In May of this year (2010), Jeanne Marchig, a Swiss animal philanthropist, launched a law suit against Christie’s for failing to identify a painting owned by Marchig, which was sold by Christie’s for $19,500 in 1998, as a painting by Leonardo worth upwards of 100 million pounds. Christie’s sold the painting as a mere ‘19th century German’ work for which Marchig is suing Christie’s for ‘wilful refusal and failure to investigate the plaintiff’s believed attribution, to comply with its fiduciary obligations, negligence, breach of warrant to attribute the drawing correctly, and making false statements in connection with the auction and sale’. Christie’s disagrees with the claims that the painting is a Leonardo. Reaching an outcome with this case is likely to take quite a while.

The most recent art auction scandal involves auction house Phillips de Pury and their ‘Carte Blanche’ sale which took place on November the 8th (2010). So many issues have been raised in relation to this auction that it would take a series of posts to explain them all so I will only mention the most serious allegations. To begin with, the so called “curator” of the auction, Philippe Ségalot, not only was directly responsible for negotiating and organising the consignment of works for the sale, but he also advised some of the buyers – a situation that could be seen as a serious conflict of interest. If this wasn’t enough of a conflict of interest, Segalot is reported to have bid on works himself presumably on behalf of his clients. There have also been several reports that the auctioneer on the night, Simon de Pury, failed to make it clear to the audience when works failed to sell, which auctioneers are legally required to do. By failing to announce the failure of a work to sell the auctioneer could be seen to be attempting to deceive the audience by inducing a false sense of success and excitement.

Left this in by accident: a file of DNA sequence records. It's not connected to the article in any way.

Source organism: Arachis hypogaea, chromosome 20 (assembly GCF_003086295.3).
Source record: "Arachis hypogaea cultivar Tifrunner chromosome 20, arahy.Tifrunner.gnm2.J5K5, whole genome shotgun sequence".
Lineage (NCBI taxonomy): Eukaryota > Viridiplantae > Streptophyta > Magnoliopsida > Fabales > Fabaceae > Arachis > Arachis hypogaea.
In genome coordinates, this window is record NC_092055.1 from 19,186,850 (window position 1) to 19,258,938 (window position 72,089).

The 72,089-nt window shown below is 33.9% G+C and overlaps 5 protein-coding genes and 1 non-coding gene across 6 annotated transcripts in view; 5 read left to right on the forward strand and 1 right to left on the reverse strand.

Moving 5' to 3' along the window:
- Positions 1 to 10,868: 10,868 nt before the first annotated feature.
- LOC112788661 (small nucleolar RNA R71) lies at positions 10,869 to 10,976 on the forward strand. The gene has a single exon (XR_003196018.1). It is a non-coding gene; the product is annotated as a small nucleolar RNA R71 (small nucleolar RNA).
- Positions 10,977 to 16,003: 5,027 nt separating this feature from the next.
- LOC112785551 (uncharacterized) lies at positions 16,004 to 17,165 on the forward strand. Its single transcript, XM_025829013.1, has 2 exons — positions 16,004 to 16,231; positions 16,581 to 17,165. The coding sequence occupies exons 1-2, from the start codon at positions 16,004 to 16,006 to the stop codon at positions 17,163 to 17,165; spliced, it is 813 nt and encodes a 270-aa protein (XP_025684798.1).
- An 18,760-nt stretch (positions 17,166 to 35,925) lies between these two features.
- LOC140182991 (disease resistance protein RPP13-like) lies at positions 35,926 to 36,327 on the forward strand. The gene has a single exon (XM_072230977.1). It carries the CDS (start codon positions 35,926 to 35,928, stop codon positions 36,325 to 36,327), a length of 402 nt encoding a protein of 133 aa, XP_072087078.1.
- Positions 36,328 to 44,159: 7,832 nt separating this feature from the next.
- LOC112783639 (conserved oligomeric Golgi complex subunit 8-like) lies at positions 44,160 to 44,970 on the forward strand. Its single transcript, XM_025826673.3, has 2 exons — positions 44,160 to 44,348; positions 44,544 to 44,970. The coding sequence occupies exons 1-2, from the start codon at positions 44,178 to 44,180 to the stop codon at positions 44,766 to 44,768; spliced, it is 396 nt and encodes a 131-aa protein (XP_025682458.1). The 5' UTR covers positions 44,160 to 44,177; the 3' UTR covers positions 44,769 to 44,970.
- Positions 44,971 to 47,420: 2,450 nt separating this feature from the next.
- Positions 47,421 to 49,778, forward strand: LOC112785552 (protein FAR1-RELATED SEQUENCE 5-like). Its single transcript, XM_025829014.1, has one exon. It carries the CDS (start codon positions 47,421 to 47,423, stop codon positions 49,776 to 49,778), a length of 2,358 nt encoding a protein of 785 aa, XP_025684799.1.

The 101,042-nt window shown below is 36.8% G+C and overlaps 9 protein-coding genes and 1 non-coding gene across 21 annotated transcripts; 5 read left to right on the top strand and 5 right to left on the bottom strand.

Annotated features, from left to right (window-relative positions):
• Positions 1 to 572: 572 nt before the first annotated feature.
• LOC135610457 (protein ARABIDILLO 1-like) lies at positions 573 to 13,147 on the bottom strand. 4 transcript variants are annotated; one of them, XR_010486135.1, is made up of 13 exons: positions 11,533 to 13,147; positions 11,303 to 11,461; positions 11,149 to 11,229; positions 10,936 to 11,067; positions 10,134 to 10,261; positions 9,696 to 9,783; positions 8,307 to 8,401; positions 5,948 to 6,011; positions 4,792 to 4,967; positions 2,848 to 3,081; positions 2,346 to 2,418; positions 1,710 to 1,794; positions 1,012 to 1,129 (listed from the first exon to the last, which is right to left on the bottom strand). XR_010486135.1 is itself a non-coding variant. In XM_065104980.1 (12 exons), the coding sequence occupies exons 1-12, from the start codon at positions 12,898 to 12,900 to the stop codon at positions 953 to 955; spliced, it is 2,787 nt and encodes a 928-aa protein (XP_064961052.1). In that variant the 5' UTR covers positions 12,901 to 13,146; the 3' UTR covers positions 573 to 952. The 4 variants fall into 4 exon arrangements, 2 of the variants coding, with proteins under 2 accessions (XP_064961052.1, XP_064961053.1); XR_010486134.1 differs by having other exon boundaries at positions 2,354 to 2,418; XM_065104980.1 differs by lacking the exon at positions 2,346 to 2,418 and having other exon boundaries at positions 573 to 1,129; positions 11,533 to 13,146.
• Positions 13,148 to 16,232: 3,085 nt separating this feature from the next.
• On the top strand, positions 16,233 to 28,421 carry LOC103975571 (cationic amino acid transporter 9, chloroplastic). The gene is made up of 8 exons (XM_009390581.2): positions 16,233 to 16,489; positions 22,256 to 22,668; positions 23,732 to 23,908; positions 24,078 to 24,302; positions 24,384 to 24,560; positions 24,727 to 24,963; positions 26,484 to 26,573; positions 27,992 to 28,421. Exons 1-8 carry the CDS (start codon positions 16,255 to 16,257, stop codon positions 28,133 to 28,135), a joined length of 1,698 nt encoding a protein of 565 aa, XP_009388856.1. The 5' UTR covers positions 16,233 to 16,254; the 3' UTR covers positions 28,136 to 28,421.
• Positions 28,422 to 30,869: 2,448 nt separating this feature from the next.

These are only a few of the more serious scandals that have arisen as a result of some questionable tactics and practices adopted by the world’s top art auction houses. Are these the sort of businesses that you want to business with? Would you trust such a company to treat you fairly and honestly? I have made it my mission to make art collectors and investors more aware of what is happening in the art auction world and hopefully at the same time encourage the art auction houses to be more honest, ethical and transparent. Stay tuned, there is more to come………

 The Art Auction House Sin Files**Nicholas Forrest is an art market analyst, art critic and journalist based in Sydney, Australia. He is the founder of, writes the art column for the magazine Antiques and Collectibles for Pleasure and Profit and contributes to many other publications

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  • Halsey Minor